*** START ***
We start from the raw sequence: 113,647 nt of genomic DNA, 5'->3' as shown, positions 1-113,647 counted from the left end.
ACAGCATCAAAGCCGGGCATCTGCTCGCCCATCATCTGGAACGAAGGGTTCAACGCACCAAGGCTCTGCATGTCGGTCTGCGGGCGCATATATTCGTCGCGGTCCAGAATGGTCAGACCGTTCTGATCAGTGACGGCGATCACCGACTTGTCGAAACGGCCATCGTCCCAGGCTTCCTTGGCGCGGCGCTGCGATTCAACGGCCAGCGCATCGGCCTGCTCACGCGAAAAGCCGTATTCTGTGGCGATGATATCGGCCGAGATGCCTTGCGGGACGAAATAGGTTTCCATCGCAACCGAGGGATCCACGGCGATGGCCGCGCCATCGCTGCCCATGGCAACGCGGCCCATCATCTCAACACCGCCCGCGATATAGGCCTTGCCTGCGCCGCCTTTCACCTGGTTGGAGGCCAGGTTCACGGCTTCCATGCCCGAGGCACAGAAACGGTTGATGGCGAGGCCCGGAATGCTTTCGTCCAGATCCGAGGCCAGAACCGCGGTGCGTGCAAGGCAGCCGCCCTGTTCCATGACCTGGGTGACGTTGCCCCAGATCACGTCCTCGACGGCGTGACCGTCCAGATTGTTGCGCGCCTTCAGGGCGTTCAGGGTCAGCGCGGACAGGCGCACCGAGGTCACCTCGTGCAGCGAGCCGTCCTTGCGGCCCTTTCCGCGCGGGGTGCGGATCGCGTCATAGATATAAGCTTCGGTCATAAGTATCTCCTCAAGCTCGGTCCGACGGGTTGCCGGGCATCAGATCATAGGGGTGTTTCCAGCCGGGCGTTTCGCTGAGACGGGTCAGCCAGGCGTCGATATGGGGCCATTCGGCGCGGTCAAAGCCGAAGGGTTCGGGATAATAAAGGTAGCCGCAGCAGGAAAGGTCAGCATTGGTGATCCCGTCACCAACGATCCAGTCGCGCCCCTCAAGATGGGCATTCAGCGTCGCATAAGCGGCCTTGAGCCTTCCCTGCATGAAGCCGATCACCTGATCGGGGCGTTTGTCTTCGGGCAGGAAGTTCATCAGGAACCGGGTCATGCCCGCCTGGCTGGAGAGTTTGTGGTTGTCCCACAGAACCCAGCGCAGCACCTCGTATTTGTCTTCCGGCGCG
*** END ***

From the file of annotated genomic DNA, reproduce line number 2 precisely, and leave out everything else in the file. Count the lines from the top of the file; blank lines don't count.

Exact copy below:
ACAGCATCAAAGCCGGGCATCTGCTCGCCCATCATCTGGAACGAAGGGTTCAACGCACCAAGGCTCTGCATGTCGGTCTGCGGGCGCATATATTCGTCGCGGTCCAGAATGGTCAGACCGTTCTGATCAGTGACGGCGATCACCGACTTGTCGAAACGGCCATCGTCCCAGGCTTCCTTGGCGCGGCGCTGCGATTCAACGGCCAGCGCATCGGCCTGCTCACGCGAAAAGCCGTATTCTGTGGCGATGATATCGGCCGAGATGCCTTGCGGGACGAAATAGGTTTCCATCGCAACCGAGGGATCCACGGCGATGGCCGCGCCATCGCTGCCCATGGCAACGCGGCCCATCATCTCAACACCGCCCGCGATATAGGCCTTGCCTGCGCCGCCTTTCACCTGGTTGGAGGCCAGGTTCACGGCTTCCATGCCCGAGGCACAGAAACGGTTGATGGCGAGGCCCGGAATGCTTTCGTCCAGATCCGAGGCCAGAACCGCGGTGCGTGCAAGGCAGCCGCCCTGTTCCATGACCTGGGTGACGTTGCCCCAGATCACGTCCTCGACGGCGTGACCGTCCAGATTGTTGCGCGCCTTCAGGGCGTTCAGGGTCAGCGCGGACAGGCGCACCGAGGTCACCTCGTGCAGCGAGCCGTCCTTGCGGCCCTTTCCGCGCGGGGTGCGGATCGCGTCATAGATATAAGCTTCGGTCATAAGTATCTCCTCAAGCTCGGTCCGACGGGTTGCCGGGCATCAGATCATAGGGGTGTTTCCAGCCGGGCGTTTCGCTGAGACGGGTCAGCCAGGCGTCGATATGGGGCCATTCGGCGCGGTCAAAGCCGAAGGGTTCGGGATAATAAAGGTAGCCGCAGCAGGAAAGGTCAGCATTGGTGATCCCGTCACCAACGATCCAGTCGCGCCCCTCAAGATGGGCATTCAGCGTCGCATAAGCGGCCTTGAGCCTTCCCTGCATGAAGCCGATCACCTGATCGGGGCGTTTGTCTTCGGGCAGGAAGTTCATCAGGAACCGGGTCATGCCCGCCTGGCTGGAGAGTTTGTGGTTGTCCCACAGAACCCAGCGCAGCACCTCGTATTTGTCTTCCGGCGCG